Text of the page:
Undergraduate Course: Issues in Child Law (LAWS10160)
|School of Law
|College of Humanities and Social Science
|Credit level (Normal year taken)
|SCQF Level 10 (Year 3 Undergraduate)
|Available to all students
|This course will examine a range of issues in child law, namely: Children¿s Hearing System; Adoption; Education; and Child Protection and Sexual Offences (all tbc). For each issue, students will examine the historical background from a Scots law, as well as a European, perspective. As the semester develops, the issues will be drawn together to allow for consideration of how the gradual recognition of children¿s rights and responsibilities has affected each issue over the last 20 years. Finally, students will have the opportunity to consider whether, amongst other developments, the new Children¿s Hearings (S) Act 2011 and the (draft) Rights of Children and Young People Bill addresses any outstanding issues and help to formulate an overall approach that will benefit the position of children and young people in Scots society.
Indicative teaching programme:
1. General introduction and background to the issues that will be explored during the course.
2. The development of children¿s rights, the European influence and comparisons with other jurisdictions.
3. The historical background to the Children¿s Hearing System, its changing structure and its current and future place in the legal system.
4. The development of the law relating to adoption, the increasing involvement of children in their own adoption, the changes brought about by the Adoption and Children (S) Act 2007, permanence orders, etc
5. The effect of the growing amount of emerging statute law relating to education since the Education (S) Act 1980; the position of the child as an effective player in his or her own educational decisions; how the state ensures equality in educational provision for typically developing children and those with additional support needs.
6. The relatively sudden growth in the law relating to the protection of children, including sexual offences against children and sexual offence committed by children.
7. Bringing together the important issues and investigating if they complement one another or are, in some parts, mutually exclusive.
8. Investigating and researching the role of the adult, professional and carer ¿ facilitator or protector?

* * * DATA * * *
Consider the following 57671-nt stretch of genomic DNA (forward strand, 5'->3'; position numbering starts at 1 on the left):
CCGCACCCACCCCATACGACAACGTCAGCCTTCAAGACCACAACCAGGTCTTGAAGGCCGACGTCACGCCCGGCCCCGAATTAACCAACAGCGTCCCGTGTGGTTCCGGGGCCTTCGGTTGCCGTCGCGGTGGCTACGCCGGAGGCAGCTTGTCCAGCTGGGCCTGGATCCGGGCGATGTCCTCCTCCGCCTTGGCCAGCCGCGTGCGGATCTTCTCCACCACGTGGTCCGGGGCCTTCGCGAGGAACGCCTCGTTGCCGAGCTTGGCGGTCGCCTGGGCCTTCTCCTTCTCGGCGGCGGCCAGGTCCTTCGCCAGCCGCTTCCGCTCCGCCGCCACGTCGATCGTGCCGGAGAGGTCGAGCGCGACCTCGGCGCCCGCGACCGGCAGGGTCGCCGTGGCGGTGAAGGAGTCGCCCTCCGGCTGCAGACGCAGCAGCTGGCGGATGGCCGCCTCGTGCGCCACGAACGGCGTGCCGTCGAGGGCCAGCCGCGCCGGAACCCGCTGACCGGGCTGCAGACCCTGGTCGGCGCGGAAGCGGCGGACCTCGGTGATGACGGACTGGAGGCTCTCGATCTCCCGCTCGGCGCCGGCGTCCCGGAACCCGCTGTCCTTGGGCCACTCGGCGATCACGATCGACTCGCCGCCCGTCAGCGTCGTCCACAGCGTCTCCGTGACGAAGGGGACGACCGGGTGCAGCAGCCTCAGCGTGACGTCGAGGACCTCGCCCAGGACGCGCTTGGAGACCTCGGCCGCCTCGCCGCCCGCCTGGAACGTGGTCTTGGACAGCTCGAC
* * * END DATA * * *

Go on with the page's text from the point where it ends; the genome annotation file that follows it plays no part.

9. Assessing the intentions behind the Rights of Children and Young People Bill. Does this help or hinder?
10. Drawing the course issues together and concluding if we, as a society, are producing fully functioning, confident and productive adults.
Information for Visiting Students
|High Demand Course?
Course Delivery Information
|Academic year 2018/19, Available to all students (SV1)
|Learning and Teaching activities (Further Info)
Seminar/Tutorial Hours 20,
Programme Level Learning and Teaching Hours 4,
Directed Learning and Independent Learning Hours
|Assessment (Further Info)
|Additional Information (Assessment)
|Assessment will be made up of:
75% take home essay, and
25% in-course assessment (with full details being provided to students at the start of each academic year).
|No Exam Information
On completion of this course, the student will be able to:
- Knowledge and Sources of Law: By the end of the course, students will have: a) an enhanced understanding of the historical background that paved the way for current attitudes to children and their legal status; b) an enhanced knowledge of current and future important issues in child law; c) an enhanced understanding of the relationship that exists between different issues in child law; d) an extensive knowledge of the development of legislation to address the growing needs of a society that increasingly recognises the need to prioritise the rights of children; e) an ability to research and critically comment on the government¿s attempts, through legislation and other means, to recognise the status of children in society.
- Subject-specific Skills: By the end of the course, students will have: a) developed the skills necessary to research, analyse and interpret source materials; b) developed the skills necessary to identify important current and future relevant issues that require further research and discussion; c) developed the skills necessary to analyse critically the sources and research materials and to develop opinions and views based on their analyses; d) developed the skills necessary to apply the knowledge gained to a range of legal questions and scenarios; e) developed the ability to identify areas of unmet need and present well-prepared arguments to address those needs.
- General Transferable Intellectual Skills: This course will provide students with the opportunity to: a) develop skills associated with research and investigation; b) develop skills that will enable them to present coherent arguments to support a range of viewpoints, as required; c) develop creative thinking skills; d) develop interpersonal verbal and written skills; e) develop the ability to work independently and within a small team.
- Key Personal Skills: This course will provide students with the opportunity to: a) develop and enhance oral and written skills to a high standard; b) develop their ability to prepare and lead class or group discussions and to keep within require time limits; c) develop an ability to listen and take on board the views and opinions of others; d) enhance their electronic research skills and abilities.
|Graduate Attributes and Skills
|Mrs Kathleen MacFarlane
|Ms Olivia Hayes
Tel: (0131 6)50 9588